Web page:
One technique commonly used is “spoofing”, where scammers use software to mislead the caller ID technology on mobile phones and modern fixed line phones. Rather than transmitting the actual, typically overseas, phone number the call is coming from, the software “overstamps” it with another phone number. Commonly, the numbers used are widely publicised, such as the legitimate numbers used by the ATO.

Tip: The ATO has recently alerted the community to an SMS scam which claims that you’re due to receive a tax refund and asks you to click on a link. The ATO will never send an email or SMS asking people to access online services via a hyperlink.

Due to the prevalence of these scams and the large amount of money lost by individuals, Australian telcos, the ATO and the Australian Communications and Media Authority (ACMA) recently collaborated on a three-month trial of technology to block scam calls appearing to originate from legitimate ATO phone numbers. Under the Scam Technology Project, participating telcos used software to identify calls which had been “overstamped” with specified ATO phone numbers and blocked them.

According to the government, the trial has been “highly successful” in blocking spoof calls from specified ATO numbers. While this blocking technology will not stop scammers randomly ringing Australians pretending to be from the ATO, it will stop specific ATO numbers appearing in the caller ID on the recipient’s phone, making the scam seem less convincing.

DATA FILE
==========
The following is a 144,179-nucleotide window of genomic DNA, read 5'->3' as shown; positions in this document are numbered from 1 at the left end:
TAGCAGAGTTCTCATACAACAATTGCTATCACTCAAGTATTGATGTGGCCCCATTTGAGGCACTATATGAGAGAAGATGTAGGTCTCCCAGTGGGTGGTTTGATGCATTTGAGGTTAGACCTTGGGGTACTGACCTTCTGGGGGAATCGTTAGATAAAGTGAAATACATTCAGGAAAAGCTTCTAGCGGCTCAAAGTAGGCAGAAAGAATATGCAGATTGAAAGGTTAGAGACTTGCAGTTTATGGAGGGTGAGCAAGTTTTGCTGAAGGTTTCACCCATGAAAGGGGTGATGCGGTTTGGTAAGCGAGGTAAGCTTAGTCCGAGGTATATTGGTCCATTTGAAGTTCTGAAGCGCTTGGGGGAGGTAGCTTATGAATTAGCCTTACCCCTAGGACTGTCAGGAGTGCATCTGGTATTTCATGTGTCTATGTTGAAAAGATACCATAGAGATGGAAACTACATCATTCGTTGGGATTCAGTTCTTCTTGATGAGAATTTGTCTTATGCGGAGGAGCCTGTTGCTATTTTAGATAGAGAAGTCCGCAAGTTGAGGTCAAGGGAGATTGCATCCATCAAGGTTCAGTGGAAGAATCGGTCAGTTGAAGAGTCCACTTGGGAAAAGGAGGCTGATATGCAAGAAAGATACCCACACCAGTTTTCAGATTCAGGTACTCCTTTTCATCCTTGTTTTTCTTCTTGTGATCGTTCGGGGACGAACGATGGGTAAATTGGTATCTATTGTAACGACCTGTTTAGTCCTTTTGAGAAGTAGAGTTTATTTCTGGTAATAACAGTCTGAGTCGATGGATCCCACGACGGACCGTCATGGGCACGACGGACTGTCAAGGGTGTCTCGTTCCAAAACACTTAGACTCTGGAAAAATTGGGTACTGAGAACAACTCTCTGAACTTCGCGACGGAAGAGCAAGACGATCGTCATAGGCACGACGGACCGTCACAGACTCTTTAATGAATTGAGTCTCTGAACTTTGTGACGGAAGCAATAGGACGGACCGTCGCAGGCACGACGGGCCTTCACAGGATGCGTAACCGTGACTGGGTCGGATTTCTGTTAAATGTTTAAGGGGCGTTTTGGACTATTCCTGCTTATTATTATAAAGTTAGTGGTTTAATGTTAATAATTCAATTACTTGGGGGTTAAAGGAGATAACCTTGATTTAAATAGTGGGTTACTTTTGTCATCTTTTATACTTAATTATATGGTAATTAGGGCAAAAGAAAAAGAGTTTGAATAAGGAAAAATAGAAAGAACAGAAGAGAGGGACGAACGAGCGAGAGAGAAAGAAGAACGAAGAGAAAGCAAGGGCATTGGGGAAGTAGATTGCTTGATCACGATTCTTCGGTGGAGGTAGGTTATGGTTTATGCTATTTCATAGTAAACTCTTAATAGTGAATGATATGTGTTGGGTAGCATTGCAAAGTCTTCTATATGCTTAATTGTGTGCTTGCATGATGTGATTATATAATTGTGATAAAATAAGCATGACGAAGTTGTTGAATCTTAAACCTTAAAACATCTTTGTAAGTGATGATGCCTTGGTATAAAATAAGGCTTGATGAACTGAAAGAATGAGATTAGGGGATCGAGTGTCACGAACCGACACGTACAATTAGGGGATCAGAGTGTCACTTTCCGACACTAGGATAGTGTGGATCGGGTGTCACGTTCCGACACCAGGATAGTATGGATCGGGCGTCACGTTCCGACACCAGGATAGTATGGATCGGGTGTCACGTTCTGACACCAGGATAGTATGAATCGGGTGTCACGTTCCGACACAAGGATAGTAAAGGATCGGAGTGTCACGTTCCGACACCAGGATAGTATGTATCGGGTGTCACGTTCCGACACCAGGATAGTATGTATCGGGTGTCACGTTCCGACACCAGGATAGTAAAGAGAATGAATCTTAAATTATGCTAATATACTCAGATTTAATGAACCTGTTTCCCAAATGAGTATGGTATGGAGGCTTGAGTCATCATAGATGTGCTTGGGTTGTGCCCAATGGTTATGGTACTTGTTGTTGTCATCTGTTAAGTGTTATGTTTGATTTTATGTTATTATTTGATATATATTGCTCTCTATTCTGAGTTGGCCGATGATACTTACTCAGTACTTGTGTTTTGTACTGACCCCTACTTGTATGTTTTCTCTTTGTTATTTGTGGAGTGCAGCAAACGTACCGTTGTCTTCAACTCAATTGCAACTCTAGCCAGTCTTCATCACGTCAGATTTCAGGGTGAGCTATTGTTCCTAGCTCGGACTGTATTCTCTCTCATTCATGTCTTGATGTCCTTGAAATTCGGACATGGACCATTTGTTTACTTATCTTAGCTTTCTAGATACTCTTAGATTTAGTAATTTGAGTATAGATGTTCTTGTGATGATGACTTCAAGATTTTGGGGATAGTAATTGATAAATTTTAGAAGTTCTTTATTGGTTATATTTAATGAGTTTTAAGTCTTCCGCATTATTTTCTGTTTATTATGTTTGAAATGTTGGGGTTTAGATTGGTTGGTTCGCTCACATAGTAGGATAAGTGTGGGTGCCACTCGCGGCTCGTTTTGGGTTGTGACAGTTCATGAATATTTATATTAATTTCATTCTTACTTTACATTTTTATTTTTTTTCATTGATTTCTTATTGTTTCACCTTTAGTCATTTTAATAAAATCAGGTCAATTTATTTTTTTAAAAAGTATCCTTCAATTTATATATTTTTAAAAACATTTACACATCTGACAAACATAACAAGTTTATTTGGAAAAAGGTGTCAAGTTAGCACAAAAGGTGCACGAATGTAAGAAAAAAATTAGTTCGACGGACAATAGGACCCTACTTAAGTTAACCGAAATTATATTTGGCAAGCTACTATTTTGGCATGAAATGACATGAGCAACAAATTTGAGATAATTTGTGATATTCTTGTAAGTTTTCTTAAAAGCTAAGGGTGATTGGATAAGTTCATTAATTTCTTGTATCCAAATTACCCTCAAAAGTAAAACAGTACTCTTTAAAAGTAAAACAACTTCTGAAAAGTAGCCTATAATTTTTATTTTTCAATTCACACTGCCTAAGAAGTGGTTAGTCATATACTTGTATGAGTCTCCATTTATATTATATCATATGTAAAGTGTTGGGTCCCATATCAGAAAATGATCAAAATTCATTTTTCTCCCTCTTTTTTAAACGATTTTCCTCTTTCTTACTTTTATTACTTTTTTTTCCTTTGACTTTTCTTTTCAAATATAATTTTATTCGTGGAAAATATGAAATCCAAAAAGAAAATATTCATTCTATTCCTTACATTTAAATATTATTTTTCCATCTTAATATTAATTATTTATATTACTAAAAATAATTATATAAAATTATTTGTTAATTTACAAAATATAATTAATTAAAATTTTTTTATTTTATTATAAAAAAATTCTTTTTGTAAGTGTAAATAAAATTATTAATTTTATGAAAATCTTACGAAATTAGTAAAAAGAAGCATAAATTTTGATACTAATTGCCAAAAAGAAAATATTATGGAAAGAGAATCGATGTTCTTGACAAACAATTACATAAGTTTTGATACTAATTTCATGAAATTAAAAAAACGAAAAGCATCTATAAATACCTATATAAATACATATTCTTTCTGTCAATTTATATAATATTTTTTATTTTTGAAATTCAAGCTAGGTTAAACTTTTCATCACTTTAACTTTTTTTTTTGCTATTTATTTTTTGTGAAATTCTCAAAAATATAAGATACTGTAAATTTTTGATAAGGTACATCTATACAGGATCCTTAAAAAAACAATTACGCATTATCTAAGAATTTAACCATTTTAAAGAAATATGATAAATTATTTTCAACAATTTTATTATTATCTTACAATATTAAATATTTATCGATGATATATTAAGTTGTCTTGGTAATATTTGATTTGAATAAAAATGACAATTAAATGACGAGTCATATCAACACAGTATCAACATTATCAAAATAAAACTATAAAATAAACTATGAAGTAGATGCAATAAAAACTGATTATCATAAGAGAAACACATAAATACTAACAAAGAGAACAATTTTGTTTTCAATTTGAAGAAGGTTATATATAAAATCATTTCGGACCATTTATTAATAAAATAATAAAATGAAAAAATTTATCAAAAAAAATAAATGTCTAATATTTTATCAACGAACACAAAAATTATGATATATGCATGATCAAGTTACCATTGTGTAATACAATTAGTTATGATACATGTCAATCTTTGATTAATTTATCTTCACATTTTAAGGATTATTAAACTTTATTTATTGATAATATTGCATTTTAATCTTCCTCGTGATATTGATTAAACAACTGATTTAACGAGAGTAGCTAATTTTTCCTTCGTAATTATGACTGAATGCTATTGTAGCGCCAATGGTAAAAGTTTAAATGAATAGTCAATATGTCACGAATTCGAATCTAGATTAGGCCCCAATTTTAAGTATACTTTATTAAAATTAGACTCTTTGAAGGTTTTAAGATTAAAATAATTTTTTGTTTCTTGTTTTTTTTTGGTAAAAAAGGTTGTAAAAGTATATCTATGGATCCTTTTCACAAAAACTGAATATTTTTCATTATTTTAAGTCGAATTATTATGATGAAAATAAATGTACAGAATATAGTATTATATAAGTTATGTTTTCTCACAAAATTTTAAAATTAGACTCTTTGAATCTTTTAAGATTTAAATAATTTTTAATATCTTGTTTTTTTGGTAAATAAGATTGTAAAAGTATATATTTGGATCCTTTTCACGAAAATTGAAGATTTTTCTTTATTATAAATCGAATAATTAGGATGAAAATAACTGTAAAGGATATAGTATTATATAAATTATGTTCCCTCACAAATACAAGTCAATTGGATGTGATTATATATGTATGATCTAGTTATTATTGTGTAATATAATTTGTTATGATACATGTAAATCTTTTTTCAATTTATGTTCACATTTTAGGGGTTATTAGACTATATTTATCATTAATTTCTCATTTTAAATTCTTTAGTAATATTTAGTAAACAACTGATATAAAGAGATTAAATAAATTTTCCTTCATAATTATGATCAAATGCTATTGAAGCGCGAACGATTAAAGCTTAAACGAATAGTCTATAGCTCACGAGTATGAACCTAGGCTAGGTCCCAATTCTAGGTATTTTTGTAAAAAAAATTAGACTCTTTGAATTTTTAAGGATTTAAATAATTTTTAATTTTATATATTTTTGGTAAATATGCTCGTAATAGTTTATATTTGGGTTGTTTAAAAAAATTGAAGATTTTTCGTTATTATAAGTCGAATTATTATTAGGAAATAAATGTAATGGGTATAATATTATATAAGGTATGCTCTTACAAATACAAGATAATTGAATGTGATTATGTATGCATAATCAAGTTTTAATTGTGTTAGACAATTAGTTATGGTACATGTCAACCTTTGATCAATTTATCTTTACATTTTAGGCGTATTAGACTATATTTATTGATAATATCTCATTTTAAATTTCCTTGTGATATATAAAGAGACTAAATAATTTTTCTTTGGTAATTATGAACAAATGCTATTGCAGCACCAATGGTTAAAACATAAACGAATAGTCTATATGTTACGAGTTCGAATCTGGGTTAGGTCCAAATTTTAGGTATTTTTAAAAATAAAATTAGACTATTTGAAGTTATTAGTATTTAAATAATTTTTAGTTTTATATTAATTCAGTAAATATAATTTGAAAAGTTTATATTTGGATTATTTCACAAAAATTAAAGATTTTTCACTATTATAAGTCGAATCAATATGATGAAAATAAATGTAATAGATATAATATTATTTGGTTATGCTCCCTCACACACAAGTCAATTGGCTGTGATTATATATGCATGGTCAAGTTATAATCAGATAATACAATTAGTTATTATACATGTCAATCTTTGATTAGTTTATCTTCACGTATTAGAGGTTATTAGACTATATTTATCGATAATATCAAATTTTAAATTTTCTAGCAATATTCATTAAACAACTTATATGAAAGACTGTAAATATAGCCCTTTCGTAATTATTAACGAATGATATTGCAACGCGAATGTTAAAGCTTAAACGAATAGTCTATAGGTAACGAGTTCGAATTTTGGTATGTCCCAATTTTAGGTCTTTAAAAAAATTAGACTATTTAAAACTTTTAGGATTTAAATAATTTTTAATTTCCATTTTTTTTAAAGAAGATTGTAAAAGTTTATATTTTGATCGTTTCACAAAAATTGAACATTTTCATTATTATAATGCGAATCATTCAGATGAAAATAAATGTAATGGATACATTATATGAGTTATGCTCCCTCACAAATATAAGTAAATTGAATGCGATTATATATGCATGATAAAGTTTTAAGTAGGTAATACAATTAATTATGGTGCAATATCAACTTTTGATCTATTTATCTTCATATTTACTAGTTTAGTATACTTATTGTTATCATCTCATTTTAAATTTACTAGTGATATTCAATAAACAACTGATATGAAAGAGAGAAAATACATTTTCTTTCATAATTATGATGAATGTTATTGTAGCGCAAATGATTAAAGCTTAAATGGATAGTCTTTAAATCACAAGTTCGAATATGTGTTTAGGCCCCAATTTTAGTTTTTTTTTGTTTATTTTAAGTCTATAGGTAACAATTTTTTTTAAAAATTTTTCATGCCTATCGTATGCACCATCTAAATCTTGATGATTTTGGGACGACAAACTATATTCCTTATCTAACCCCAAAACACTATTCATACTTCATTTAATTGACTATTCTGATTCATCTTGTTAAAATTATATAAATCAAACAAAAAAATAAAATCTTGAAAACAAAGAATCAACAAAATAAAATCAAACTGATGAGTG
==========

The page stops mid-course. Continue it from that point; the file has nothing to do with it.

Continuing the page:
Tip: If you receive a call from someone who says they are from a government department, such as the ATO, but you’re not sure whether the call’s legitimate, the best course of action is to hang up and phone back on a widely publicised number from an official website or source.

Additional cash flow boost coming for businesses

If your business is one of many that received the initial cash flow boosts as a part of the government’s COVID-19 economic stimulus measures, prepare for more help coming your way. When you lodge your monthly or quarterly activity statements for June to September 2020, your business will receive additional cash flow boosts.

Generally, the additional amount will be equal to the total amount that you initially received and will be split evenly between the lodged activity statements. Quarterly payers will generally receive 50% of their total initial cash flow boost for each activity statement, while monthly payers will generally receive 25% of their total initial cash flow boost for each activity statement.

However, if you’ve made adjustments or revised your activity statements after lodgment, the amount of additional cash flow boost payments you receive may be different.

Remember, if you haven’t made payments to employees subject to withholding, you need to report zero for PAYG withholding when lodging your activity statements to ensure you receive the additional cash flow boost payments. It’s important that you don’t cancel PAYG withholding registration until you have received the additional cash flow boosts.

Expanded instant asset write-off for businesses